Unless you’re instructed otherwise, always send a cover letter with your CV.

Even if a recruiter doesn’t even read it (having been burnt out after thousands of ‘blah blah blah’ cover letters), they’ll notice if it’s missing. Your CV now has far less chance of even being read, let alone being taken seriously.

Cover letters serve as both your introduction and pitch – it makes the connection between the advertised position and your skills, attributes and experiences. Every cover letter must succinctly answer:

1. Why do you want the job?

2. Why should the organisation want you?

Letter’s of Note featured an excellent example of an effective cover letter – written by six year old.

Having heard that the director of the National Railway Museum in York, Andrew Scott, was soon to retire after 15 years at the helm, Sam Pointon sent the following letter to the museum in an attempt to fill Scott’s shoes.

Dear Mr. Tucker

Application for director

I am writing to apply to be the new Director of the National Railway Museum. I am only 6 but I think I can do this job.

I have an electrick train track. I am good on my train track. I can control 2 trains at once.

I have been on lots of trains including Eurostar and some trains in France. I have visited the museum before. I loved watching the trains go round on the turntable.

On the other side is a picture of me.

Hopefully I can come and meet you for an interview.


Sam Pointon

While Sam missed out on the position, his endearing cover letter earned him his dream job of the museum’s Director of Fun – a position he still holds to this day.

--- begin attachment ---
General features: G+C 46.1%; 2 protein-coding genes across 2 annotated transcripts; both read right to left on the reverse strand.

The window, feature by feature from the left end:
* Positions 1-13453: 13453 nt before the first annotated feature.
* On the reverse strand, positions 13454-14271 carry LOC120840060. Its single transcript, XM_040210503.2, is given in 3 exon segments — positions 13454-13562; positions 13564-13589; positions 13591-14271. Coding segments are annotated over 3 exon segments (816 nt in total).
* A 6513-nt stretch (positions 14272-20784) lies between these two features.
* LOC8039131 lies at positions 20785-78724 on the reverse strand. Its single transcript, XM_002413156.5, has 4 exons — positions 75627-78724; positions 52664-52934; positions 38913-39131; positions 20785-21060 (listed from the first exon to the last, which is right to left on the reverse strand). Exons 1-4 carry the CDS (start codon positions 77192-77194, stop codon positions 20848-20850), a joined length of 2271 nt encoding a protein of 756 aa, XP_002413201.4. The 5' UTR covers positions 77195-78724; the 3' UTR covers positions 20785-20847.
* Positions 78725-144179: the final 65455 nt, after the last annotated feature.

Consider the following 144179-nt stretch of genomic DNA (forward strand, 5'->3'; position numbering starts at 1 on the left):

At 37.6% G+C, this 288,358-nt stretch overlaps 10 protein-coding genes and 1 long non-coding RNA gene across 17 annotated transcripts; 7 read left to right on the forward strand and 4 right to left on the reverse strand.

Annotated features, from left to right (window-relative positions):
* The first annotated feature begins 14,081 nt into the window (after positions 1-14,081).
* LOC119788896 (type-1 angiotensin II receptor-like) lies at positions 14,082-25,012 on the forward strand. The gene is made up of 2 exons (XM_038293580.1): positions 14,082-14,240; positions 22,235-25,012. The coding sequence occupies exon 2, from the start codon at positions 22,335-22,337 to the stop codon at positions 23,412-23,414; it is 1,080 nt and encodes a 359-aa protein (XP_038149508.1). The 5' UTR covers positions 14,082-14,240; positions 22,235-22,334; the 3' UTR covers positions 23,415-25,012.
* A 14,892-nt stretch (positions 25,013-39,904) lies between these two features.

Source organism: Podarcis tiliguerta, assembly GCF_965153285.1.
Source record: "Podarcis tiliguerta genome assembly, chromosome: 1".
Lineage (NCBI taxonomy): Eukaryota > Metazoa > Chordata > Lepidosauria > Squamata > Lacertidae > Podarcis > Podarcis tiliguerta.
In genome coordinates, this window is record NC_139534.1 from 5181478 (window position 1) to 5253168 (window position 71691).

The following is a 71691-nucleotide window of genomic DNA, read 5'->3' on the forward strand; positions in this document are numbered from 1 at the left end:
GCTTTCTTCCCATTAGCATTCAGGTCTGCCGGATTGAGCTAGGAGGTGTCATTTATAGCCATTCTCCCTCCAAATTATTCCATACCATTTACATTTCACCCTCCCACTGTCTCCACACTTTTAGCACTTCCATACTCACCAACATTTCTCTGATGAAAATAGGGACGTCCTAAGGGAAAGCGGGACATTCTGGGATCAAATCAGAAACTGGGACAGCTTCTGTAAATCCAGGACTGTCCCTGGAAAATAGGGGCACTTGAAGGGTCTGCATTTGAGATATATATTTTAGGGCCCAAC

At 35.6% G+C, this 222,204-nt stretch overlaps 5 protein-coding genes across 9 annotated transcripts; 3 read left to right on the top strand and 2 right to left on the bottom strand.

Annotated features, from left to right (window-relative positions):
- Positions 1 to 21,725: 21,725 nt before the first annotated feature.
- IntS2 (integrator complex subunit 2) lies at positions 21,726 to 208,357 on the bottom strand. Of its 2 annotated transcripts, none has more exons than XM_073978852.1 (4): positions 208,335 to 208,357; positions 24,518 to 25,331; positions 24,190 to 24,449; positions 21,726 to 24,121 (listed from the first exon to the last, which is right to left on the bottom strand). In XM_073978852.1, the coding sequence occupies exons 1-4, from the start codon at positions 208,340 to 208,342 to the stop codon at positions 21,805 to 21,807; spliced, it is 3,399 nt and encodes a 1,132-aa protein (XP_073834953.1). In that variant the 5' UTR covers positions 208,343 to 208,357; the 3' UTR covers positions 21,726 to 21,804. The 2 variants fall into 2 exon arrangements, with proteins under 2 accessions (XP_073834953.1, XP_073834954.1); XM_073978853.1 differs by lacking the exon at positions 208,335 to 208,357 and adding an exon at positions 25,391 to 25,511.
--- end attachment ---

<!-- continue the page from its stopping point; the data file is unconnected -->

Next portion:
6 cover letter insights we can learn from Sam:

1. Concise – Sam doesn’t waffle. A cover letter should be three to four paragraphs. Use your words wisely; make each one count.

2. Tailored – Don’t use a template. Recruiters can smell these a mile away. Sam tailored his letter for the organisation and position. A tailored cover letter, showing evidence that you’ve researched the organisation and position, is more than basic manners. It shows that you’re serious about the job, and a good demonstration of your work ethic. Of course, find out who will be reading your letter. Do some research, even if it means calling up the organisation itself. It makes a big difference.

3. Why you? – After explaining why you want the job, make the connection between the position and your attributes, skills, and experiences. Carefully pick your top three reasons why you are an ideal candidate and elaborate briefly.

4. Make an impression – Remember, a recruiter may scan hundreds of cover letters a day. Is yours ‘just another cover letter’, or does it stand out? Your aim is to make the recruiter pay attention. Don’t rely on stunts – measured enthusiasm is all you need. And it almost goes without saying that even a great cover letter will make a poor impression if it contains spelling and grammar mistakes. Proof read it. Again. And again.

5.  Tone it down – no one likes an arrogant applicant. Don’t tell the reader that you’re an ideal candidate. Confidently make your case, and let them decide where you stand. Sam didn’t say, “I can do this job,” but “I think I can do this job.” While I’m not advocating such language, the tone is appropriate.

6. Sign 0ff strong – thank the reader for his consideration, ask for the opportunity to discuss the role further (ie, an interview).

Your cover letter is your application’s handshake. Make it count.